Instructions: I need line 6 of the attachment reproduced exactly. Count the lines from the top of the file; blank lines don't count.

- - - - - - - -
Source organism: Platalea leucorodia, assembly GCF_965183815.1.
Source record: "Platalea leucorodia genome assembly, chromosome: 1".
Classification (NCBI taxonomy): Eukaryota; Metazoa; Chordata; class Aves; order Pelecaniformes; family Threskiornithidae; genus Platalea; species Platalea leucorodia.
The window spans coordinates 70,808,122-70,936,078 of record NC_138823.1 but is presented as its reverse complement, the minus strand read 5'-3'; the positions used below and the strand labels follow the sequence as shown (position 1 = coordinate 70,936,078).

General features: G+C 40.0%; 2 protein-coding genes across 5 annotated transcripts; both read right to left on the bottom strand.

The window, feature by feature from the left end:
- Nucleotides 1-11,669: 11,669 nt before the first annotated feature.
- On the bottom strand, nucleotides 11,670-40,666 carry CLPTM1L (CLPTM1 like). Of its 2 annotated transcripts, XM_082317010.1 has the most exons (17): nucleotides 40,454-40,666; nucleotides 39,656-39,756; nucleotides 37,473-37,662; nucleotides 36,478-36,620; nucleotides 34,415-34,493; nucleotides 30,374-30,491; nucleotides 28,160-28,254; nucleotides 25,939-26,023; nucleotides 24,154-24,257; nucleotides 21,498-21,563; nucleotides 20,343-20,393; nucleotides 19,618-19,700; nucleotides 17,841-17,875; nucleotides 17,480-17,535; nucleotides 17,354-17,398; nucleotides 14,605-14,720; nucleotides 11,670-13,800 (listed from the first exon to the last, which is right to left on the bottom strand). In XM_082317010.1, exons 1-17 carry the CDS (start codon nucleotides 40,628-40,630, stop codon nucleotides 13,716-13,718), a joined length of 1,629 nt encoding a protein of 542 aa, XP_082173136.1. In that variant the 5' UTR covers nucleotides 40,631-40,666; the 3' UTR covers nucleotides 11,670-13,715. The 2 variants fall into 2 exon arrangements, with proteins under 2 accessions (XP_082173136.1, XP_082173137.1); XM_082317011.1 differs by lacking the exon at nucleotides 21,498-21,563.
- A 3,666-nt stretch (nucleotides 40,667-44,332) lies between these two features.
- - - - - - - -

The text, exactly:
The window, feature by feature from the left end: